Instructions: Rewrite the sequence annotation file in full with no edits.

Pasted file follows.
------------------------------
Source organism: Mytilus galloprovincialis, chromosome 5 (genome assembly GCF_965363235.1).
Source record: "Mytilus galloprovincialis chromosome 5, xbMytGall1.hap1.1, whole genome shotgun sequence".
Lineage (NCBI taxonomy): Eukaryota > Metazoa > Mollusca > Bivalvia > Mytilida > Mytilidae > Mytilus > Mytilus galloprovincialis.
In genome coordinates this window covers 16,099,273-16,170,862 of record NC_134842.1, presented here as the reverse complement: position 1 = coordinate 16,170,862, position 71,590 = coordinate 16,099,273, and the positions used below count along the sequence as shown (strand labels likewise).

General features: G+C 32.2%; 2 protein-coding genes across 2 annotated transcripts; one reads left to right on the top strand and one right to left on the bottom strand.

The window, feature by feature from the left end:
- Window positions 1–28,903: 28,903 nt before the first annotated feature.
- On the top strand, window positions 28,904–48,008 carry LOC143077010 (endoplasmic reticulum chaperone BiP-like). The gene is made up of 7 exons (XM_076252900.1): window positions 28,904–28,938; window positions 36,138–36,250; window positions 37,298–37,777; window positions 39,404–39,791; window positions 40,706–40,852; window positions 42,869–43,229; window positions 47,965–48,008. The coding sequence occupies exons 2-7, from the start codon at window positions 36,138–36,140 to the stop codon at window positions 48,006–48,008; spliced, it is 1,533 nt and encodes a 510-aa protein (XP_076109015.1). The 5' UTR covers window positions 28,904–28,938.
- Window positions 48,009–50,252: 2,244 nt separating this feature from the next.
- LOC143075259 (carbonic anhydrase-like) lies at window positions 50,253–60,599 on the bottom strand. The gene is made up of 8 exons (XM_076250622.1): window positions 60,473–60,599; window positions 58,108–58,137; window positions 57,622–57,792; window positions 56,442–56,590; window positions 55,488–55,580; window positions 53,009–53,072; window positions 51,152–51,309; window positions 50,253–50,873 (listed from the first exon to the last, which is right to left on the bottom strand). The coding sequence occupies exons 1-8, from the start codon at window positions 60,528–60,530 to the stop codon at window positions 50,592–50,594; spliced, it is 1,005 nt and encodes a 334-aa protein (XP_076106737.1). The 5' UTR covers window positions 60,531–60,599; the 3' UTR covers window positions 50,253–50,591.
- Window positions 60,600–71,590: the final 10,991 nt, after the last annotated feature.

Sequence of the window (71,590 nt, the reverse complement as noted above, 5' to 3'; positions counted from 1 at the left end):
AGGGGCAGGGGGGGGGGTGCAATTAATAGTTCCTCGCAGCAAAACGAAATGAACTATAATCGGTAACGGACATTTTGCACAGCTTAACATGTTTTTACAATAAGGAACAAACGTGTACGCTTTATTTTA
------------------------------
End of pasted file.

Source organism: Mytilus galloprovincialis, chromosome 5 (genome assembly GCF_965363235.1).
Source record: "Mytilus galloprovincialis chromosome 5, xbMytGall1.hap1.1, whole genome shotgun sequence".
Lineage (NCBI taxonomy): Eukaryota > Metazoa > Mollusca > Bivalvia > Mytilida > Mytilidae > Mytilus > Mytilus galloprovincialis.
In genome coordinates this window covers 16,099,273-16,170,862 of record NC_134842.1, presented here as the reverse complement: position 1 = coordinate 16,170,862, position 71,590 = coordinate 16,099,273, and the positions used below count along the sequence as shown (strand labels likewise).

General features: G+C 32.2%; 2 protein-coding genes across 2 annotated transcripts; one reads left to right on the top strand and one right to left on the bottom strand.

The window, feature by feature from the left end:
- Window positions 1–28,903: 28,903 nt before the first annotated feature.
- On the top strand, window positions 28,904–48,008 carry LOC143077010 (endoplasmic reticulum chaperone BiP-like). The gene is made up of 7 exons (XM_076252900.1): window positions 28,904–28,938; window positions 36,138–36,250; window positions 37,298–37,777; window positions 39,404–39,791; window positions 40,706–40,852; window positions 42,869–43,229; window positions 47,965–48,008. The coding sequence occupies exons 2-7, from the start codon at window positions 36,138–36,140 to the stop codon at window positions 48,006–48,008; spliced, it is 1,533 nt and encodes a 510-aa protein (XP_076109015.1). The 5' UTR covers window positions 28,904–28,938.
- Window positions 48,009–50,252: 2,244 nt separating this feature from the next.
- LOC143075259 (carbonic anhydrase-like) lies at window positions 50,253–60,599 on the bottom strand. The gene is made up of 8 exons (XM_076250622.1): window positions 60,473–60,599; window positions 58,108–58,137; window positions 57,622–57,792; window positions 56,442–56,590; window positions 55,488–55,580; window positions 53,009–53,072; window positions 51,152–51,309; window positions 50,253–50,873 (listed from the first exon to the last, which is right to left on the bottom strand). The coding sequence occupies exons 1-8, from the start codon at window positions 60,528–60,530 to the stop codon at window positions 50,592–50,594; spliced, it is 1,005 nt and encodes a 334-aa protein (XP_076106737.1). The 5' UTR covers window positions 60,531–60,599; the 3' UTR covers window positions 50,253–50,591.
- Window positions 60,600–71,590: the final 10,991 nt, after the last annotated feature.

Sequence of the window (71,590 nt, the reverse complement as noted above, 5' to 3'; positions counted from 1 at the left end):
AGGGGCAGGGGGGGGGGTGCAATTAATAGTTCCTCGCAGCAAAACGAAATGAACTATAATCGGTAACGGACATTTTGCACAGCTTAACATGTTTTTACAATAAGGAACAAACGTGTACGCTTTATTTTA